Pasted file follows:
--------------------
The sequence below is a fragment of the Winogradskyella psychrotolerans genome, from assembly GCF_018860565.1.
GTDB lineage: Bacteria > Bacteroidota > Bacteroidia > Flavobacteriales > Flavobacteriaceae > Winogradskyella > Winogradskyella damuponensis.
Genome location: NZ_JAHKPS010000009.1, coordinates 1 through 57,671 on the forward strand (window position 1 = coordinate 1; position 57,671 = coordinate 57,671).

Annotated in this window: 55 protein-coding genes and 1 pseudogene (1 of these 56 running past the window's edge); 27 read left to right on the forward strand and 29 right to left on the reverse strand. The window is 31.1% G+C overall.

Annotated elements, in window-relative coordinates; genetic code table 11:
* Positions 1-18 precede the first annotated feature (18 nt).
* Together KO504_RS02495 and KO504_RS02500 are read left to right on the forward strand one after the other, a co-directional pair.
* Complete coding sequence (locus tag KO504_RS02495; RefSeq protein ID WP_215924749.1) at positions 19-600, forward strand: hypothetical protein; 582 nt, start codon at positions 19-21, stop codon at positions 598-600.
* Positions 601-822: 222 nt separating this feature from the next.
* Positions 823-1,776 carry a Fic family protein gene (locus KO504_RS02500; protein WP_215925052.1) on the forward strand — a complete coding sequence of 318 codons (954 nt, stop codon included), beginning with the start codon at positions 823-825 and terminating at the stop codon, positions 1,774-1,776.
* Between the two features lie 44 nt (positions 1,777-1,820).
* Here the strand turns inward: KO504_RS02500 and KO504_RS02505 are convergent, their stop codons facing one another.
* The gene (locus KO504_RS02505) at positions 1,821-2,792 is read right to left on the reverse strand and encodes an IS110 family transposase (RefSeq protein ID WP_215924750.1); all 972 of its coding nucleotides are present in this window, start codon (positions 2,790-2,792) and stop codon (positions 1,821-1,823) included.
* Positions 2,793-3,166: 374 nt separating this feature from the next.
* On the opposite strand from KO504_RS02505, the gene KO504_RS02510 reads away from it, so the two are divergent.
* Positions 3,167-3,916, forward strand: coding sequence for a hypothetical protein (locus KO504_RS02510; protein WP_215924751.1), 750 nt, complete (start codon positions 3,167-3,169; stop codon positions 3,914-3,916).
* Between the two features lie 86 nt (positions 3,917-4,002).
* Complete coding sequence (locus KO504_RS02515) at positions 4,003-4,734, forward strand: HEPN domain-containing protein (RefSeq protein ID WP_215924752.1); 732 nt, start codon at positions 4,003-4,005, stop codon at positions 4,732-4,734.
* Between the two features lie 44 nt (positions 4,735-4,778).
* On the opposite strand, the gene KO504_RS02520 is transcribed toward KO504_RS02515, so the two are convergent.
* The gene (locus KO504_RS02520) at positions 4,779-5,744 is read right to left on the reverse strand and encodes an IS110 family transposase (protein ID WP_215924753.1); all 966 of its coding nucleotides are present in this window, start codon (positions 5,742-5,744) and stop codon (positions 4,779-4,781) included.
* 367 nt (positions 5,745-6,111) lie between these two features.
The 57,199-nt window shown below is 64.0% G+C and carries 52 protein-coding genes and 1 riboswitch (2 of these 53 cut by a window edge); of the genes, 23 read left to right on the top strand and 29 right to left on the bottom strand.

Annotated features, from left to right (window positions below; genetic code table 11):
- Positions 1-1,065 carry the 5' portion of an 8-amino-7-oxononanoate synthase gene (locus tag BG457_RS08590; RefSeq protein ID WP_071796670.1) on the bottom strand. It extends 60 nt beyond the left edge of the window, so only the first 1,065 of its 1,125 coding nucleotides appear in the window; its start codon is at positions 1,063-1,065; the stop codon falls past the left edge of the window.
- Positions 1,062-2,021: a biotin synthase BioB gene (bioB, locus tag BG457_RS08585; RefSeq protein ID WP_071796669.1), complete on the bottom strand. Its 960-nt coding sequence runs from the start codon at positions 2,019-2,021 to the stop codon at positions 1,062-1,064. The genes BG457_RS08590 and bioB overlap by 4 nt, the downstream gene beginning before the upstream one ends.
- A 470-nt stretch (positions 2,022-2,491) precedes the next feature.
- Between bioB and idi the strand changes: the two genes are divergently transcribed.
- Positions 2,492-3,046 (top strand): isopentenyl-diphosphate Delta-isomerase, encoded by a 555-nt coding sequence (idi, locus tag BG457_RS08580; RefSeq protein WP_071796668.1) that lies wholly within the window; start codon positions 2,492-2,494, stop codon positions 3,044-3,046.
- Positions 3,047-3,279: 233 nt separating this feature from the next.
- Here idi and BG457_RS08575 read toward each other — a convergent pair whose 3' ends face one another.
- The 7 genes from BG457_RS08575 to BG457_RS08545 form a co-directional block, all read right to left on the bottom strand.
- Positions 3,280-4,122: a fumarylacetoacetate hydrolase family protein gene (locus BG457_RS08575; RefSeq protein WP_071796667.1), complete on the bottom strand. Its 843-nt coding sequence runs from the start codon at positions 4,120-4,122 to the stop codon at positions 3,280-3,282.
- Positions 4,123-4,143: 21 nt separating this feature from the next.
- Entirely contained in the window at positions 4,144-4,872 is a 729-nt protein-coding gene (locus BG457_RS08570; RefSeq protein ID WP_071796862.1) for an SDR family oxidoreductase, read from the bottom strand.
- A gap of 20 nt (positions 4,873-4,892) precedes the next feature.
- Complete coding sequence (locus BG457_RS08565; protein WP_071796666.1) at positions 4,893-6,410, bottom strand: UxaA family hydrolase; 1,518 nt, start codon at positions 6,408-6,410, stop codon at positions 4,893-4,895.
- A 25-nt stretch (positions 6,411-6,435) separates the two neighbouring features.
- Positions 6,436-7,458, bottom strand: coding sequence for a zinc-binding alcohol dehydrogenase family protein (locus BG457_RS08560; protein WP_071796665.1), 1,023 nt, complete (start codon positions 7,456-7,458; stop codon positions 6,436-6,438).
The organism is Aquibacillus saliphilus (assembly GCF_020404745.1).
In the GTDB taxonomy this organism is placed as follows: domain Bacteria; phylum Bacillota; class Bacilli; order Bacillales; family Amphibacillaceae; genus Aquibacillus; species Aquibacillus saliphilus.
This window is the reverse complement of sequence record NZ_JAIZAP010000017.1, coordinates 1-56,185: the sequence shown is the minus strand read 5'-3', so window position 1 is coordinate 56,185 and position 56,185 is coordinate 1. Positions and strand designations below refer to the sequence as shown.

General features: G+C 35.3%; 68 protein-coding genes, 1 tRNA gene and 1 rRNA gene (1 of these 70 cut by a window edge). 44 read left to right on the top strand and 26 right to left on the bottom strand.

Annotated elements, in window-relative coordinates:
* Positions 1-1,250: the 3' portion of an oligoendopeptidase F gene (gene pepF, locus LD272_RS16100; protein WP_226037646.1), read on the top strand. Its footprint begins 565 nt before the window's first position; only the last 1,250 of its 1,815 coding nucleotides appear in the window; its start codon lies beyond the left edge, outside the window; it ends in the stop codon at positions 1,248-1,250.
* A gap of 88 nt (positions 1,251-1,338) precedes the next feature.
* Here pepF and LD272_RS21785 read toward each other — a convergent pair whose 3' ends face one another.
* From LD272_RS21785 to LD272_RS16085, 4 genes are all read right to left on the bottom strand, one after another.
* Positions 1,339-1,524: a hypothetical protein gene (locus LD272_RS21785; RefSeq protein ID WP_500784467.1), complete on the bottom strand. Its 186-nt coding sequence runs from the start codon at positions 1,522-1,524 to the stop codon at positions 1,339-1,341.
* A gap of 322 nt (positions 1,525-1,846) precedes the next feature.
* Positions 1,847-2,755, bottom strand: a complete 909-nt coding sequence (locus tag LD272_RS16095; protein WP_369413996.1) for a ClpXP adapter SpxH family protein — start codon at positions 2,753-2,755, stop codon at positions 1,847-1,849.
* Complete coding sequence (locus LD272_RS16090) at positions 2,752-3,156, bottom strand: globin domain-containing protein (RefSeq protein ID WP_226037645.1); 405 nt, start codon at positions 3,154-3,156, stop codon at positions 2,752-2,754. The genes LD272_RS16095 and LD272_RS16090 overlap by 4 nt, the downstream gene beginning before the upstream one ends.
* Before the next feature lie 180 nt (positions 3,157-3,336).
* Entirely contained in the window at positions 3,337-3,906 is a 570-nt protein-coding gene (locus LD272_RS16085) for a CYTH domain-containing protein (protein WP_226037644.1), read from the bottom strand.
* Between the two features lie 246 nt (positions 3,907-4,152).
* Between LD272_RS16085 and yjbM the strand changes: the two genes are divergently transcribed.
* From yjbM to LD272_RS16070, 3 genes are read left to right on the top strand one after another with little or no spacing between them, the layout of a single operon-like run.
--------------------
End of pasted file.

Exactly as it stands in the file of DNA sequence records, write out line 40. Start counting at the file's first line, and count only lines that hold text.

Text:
The organism is Aquibacillus saliphilus (assembly GCF_020404745.1).